Superintendent Stress and Superintendent Health: A National Study
Kerry Robinson, Ph.D.; Charol Shakeshaft, Ph.D.

Descriptions of the superintendency often highlight the pressure involved with being CEO of a complicated enterprise, responsible for millions of dollars, and multitudes of employees, at a time when districts are under added scrutiny. Stress has been proven repeatedly to effect worker health (Beehr & Newman, 1978; Cheng, et al., 2012; Hobson, Delunas, & Kesic, 2001). While there has been considerable research highlighting jobrelated stress in the public sector (Bacchus, 2008; Galanakis, et al., 2009; Monesh & Patil, 2012; Snapp, 1990), fewer studies have focused on education in general. The purpose of this study was to conduct a national survey in order to expand on previous research on stress in the superintendency by addressing the link between the superintendents’ levels of stress and their health and well-being.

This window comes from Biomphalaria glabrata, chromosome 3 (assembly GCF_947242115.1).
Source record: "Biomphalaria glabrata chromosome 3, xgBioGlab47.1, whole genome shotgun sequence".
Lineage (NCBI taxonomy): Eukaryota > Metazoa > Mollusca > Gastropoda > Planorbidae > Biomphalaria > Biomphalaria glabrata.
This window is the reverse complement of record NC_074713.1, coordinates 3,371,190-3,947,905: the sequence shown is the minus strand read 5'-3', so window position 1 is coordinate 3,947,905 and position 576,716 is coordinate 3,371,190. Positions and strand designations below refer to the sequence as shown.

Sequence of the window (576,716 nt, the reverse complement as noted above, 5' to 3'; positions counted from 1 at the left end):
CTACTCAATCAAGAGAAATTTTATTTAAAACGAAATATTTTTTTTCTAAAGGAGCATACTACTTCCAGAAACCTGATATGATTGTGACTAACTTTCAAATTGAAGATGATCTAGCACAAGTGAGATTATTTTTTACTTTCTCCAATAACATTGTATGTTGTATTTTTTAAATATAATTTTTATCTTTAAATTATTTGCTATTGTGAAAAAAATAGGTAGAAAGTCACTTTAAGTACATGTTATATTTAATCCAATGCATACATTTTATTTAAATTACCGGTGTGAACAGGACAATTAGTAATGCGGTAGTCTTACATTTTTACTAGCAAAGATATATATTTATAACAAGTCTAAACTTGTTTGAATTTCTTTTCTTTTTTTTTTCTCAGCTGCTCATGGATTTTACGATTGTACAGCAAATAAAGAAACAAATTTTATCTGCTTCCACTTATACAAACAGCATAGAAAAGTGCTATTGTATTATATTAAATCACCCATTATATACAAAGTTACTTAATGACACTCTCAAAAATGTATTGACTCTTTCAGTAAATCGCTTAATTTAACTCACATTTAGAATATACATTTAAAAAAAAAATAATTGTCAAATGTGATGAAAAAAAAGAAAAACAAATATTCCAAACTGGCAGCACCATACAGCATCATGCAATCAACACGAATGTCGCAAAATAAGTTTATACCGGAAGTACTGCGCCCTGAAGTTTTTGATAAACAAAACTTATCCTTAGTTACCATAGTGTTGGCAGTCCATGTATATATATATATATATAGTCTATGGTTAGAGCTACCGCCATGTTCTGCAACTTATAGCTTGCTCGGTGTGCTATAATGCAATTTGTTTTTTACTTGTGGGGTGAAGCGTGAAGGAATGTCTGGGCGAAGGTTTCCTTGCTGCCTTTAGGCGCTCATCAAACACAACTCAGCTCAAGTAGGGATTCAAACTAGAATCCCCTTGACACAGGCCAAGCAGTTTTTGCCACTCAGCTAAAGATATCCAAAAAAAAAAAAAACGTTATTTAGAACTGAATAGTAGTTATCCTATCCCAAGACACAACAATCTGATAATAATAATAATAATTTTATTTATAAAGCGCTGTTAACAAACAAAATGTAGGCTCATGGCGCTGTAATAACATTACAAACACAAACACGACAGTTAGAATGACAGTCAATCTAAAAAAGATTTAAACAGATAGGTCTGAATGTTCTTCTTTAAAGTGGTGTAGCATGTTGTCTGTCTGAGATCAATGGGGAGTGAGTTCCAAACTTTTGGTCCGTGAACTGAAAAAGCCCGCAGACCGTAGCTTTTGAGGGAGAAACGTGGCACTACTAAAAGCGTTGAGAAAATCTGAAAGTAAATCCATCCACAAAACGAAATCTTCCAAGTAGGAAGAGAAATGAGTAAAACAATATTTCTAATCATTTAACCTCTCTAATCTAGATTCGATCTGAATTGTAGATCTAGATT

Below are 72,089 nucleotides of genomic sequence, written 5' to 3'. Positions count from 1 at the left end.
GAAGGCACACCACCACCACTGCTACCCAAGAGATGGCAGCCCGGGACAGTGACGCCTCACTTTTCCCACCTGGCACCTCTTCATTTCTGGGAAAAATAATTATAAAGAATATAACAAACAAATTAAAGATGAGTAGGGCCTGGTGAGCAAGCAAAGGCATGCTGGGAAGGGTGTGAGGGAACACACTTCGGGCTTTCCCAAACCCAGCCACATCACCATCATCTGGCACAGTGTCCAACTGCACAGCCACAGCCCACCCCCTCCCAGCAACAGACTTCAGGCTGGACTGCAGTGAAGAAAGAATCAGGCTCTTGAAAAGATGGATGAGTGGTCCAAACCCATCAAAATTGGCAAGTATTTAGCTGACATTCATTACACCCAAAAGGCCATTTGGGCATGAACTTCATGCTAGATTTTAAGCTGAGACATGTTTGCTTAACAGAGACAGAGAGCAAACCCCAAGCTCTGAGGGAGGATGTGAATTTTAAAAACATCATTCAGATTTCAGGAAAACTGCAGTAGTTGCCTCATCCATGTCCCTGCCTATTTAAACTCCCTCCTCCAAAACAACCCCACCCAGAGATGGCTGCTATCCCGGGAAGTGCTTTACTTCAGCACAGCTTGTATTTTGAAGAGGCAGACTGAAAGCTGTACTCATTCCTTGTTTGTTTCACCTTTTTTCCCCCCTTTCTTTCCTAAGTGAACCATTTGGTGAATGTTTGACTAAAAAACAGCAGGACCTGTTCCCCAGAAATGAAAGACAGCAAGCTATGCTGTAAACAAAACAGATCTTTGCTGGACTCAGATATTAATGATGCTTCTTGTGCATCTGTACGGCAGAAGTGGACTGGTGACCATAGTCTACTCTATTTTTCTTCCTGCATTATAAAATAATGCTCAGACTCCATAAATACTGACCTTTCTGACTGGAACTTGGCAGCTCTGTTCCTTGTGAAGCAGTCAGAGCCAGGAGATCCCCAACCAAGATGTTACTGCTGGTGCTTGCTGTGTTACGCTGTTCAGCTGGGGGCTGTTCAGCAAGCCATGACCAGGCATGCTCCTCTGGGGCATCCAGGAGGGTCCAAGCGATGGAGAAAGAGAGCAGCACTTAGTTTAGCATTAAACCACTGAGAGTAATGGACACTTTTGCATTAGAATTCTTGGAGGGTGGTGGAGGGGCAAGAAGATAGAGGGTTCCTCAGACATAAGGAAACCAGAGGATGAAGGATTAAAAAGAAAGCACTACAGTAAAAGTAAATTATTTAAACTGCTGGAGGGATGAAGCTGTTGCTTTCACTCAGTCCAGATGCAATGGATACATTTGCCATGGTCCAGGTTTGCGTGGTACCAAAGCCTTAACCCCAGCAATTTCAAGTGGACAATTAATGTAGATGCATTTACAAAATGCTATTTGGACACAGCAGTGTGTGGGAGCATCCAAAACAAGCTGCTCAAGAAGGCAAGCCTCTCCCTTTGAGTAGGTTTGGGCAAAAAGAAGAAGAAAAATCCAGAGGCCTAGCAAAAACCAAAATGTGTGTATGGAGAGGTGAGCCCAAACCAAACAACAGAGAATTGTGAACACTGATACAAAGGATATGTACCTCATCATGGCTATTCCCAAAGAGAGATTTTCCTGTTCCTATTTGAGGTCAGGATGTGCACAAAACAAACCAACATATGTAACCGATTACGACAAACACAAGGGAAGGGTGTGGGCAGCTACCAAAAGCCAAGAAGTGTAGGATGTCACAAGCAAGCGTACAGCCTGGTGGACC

Full Text: PDF     DOI: 10.15640/jehd.v5n1a13